Notably, in the Masters decision, the Court also considered what constitutes the provision of sufficient reasons by the Tribunal, and confirmed that administrative bodies such as the Tribunal should not be held to a standard of perfection or the expectations of a judge.[16] Instead, deference should be provided to these administrative bodies due to their specialized knowledge and expertise.[17] In the circumstances considered in Masters, the Court found that the Tribunal provided sufficient reasoning by accounting for evidence, rejecting the evidence of one witness with an explanation, and accepting the evidence of other experts.[18]

Going forward, it is unclear whether the Masters decision will result in any palpable difference in application of the Clergy Principle at the Tribunal. While applicants will very likely still want to rely on historic planning documents, the Tribunal will continue to have to balance procedural fairness with principles of good planning. The decision in Masters has simply strengthened the Tribunal’s discretion in application of this “administrative policy”, and provided confidence to the Tribunal that their decision in such application will not be appealable as a matter of law.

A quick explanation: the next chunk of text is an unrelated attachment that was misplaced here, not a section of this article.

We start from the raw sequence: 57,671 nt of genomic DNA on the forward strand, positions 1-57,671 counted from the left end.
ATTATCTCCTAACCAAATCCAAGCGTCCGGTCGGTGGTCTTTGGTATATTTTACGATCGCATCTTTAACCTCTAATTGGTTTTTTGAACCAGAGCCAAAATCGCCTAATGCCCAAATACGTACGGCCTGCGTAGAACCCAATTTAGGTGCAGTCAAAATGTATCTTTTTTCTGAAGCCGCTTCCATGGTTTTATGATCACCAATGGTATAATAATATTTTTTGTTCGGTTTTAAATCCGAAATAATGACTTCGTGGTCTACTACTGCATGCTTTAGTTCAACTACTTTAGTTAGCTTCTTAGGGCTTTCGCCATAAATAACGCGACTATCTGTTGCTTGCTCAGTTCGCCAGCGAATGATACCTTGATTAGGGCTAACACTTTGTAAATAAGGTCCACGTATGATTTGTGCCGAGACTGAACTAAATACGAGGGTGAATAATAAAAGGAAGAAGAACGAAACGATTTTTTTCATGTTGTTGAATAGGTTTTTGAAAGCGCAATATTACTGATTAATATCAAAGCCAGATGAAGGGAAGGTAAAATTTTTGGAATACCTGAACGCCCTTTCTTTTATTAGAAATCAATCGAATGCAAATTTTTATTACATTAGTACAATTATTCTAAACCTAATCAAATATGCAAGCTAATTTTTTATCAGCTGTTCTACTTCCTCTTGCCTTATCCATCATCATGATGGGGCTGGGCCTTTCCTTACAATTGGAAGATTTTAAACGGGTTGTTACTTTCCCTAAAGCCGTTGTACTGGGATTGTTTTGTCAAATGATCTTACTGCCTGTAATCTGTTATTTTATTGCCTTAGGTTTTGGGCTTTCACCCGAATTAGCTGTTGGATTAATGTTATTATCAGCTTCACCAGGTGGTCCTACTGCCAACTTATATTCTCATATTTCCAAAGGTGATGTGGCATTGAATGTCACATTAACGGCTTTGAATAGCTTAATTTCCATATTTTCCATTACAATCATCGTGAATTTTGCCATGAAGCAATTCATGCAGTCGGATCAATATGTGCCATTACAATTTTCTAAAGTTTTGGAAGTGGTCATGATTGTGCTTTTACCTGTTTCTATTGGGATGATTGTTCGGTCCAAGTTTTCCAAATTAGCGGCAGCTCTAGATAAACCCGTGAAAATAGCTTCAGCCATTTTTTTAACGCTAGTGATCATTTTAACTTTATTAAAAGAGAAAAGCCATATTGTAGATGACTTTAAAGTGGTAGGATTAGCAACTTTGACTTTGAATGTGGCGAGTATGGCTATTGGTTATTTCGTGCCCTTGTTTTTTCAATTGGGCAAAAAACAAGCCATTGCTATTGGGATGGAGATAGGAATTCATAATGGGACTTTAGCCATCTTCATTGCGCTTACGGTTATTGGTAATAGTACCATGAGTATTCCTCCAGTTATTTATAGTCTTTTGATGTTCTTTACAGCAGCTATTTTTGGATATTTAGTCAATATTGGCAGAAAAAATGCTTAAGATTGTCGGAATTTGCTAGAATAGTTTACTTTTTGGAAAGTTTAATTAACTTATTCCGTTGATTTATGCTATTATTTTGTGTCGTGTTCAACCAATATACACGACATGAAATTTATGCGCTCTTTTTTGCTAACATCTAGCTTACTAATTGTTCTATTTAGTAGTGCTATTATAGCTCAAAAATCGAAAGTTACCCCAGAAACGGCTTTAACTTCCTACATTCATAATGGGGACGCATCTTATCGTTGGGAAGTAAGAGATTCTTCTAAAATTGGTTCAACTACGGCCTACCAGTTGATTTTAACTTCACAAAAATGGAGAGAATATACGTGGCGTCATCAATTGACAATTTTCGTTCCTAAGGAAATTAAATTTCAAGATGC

[1] Clergy Properties Ltd v Mississauga (City), (1996) OMBD 1840 (OMB).
[2] Masters v Claremont Development Corporation, 2021 ONSC 3311 [Masters] at 8.
[3] Ibid at 22.
[4] Dumart v Woolwich (Township), (1997) OMBD 1817 (OMB) at 12.
[5] James Dick Construction Ltd v Caledon (Town), (2003) OMBD 1195 (OMB) at 44-46.
[6] Ibid.
[7] Masters, supra note 1 at 1.
[8] Masters, supra note 1 at 7.
[9] Ibid at 31.
[10] Ibid.
[11] Ibid at 33.
[12] Planning Act, RSO 1990, c P 13 at s 3(5).
[13] Ibid at 32.
[14] Planning Act, RSO 1990, c P 13 at s 3(5).
[15] Masters, supra note 1 at 33.
[16] Ibid at 40 and 41.
[17] Ibid at 42.
[18] Ibid at 45.

by Mary Flynn-Guglietti, Kailey Sutton and Vaughan Rawes (Summer Law Student)

A Cautionary Note

The foregoing provides only an overview and does not constitute legal advice. Readers are cautioned against making any decisions based on this material alone. Rather, specific legal advice should be obtained.

© McMillan LLP 2021